Yes, with the exception of moving from the state where the bankuptcy was filed unless there is a good reason such as a job transfer.
Believe it or not, the ploy is called a Chapter 20! A so-called "Chapter 20" bankruptcy is the process filing of a "Chapter 7" bankruptcy to discharge unsecured debts, followed by a "Chapter 13" bankruptcy to allow the debtor to catch up on mortgage payments. The 2005 Bankruptcy Reform Act attempts to limit "Chapter 20" bankruptcies by imposing limits on the filing of successive bankruptcies. Under current bankrupcy law a Chapter 13 bankruptcy may be filed only once every two years, and three years must pass after the filing of a Chapter 7 bankruptcy before a Chapter 13 filing. Some debtors attempt to circumvent this restriction by filing for Chapter 13 protection while the Chapter 7 petition is still pending. That option is not available in all courts. In a "Chapter 20" bankruptcy, debtors should be aware that missing even one mortgage payment after filing the initial "Chapter 7" petition may cost them their ability to save their home in a subsequent "Chapter 13" filing.
There is a big difference between chapter 7 and chapter 13 bankruptcy. Generally speaking, chapter 13 bankruptcy is a type of Reorganization bankruptcy. It filing a plan with the bankruptcy court suggesting how you will repay your debt. Some debts must be repaid in full while others require only a percentage or nothing at all.
The U.S. Bankruptcy Code allows debtors to file for bankruptcy multiple times, but has changed the number of years you must wait between filings. Previously, a debtor could file under either Chapter 7 or 13 after a six-year waiting period. In 2005, this changed to coincide with the new rules for bankruptcy filings under Chapter 13.Chapter 13 After Chapter 7Section 1328(f) of the U.S. Bankruptcy code restricts debtors who previously filed for bankruptcy under Chapter 7 from filing under Chapter 13 for four years from the date of the Order for Relief.Chapter 13 After Chapter 13Under the same section, debtors who previously filed under Chapter 13 can again file under Chapter 13 after a mere two years from the date of the Order for Relief, although you may be required to finish payments under your reorganization plan before the judge will accept your filing.After a Dismissed Bankruptcy FilingIf you filed for bankruptcy, but the judge rejected or dismissed your filing, or you voluntarily or involuntarily withdrew from the proceedings, you may file under either chapter 180 days after the dismissal/withdrawal date.Rules for Filing Bankruptcy Multiple TimesWhile the U.S. Bankruptcy Code does not restrict the number of times a debtor may file bankruptcy, bankruptcy judges can--and do. Many judges routinely reject additional bankruptcy filings when they feel a debtor is abusing the protection or failing to honor his financial obligations to his creditors.ConversionsIf you wish to file bankruptcy under Chapter 13 because the provisions seem more appealing, you should consider converting your open Chapter 7 bankruptcy to a Chapter 13, instead.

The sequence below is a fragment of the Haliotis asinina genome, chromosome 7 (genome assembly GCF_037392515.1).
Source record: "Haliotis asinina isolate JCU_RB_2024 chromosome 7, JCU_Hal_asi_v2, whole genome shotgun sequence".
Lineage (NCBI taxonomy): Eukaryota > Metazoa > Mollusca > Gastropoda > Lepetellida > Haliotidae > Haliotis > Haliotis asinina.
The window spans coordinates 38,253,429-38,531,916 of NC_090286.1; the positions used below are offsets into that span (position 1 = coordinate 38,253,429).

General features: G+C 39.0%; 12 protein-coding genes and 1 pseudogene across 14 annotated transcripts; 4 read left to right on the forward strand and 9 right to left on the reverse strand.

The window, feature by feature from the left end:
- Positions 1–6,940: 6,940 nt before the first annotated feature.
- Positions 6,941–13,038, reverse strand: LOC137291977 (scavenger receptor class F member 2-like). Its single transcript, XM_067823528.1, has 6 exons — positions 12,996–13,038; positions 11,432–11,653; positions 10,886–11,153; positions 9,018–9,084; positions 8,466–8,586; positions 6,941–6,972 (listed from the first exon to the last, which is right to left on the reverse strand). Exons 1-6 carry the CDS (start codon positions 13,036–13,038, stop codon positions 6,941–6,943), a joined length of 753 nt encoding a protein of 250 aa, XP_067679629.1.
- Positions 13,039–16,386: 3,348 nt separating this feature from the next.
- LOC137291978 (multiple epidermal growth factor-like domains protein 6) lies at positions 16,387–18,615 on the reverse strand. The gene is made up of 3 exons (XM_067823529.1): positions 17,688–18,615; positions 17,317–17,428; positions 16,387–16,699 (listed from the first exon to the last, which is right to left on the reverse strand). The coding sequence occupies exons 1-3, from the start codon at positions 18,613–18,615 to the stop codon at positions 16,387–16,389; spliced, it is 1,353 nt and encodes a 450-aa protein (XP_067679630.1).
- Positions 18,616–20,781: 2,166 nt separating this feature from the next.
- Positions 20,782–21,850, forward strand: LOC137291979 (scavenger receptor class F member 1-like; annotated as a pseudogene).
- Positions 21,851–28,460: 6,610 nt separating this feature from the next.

You should check with a Lawyer concerning transfer of property and Chapter 13 bankruptcy. Some things are legal and some things could bring a conviction of fraud and prison time. Sometimes there is an extremely thin line between the two! I assume that whoever is filing Chapter 13 has a lawyer. That would be the person to check with.
Chapter 7 Bankruptcy is when a consumer or business asks the court to discharge the debts owed (some debts cannot be discharged). In exchange, the business's assets or the consumer's property is sold (liquidated) and the proceeds are used to pay off the creditors. Chapter 13 bankruptcy, or Reorganization bankruptcy involves filing a plan with the bankruptcy court suggesting how you will repay your debt. Some debts must be repaid in full while others require only a percentage or nothing at all. The main difference between the two is that chapter 7 discharges most debts while chapter 13 is a type of repayment plan.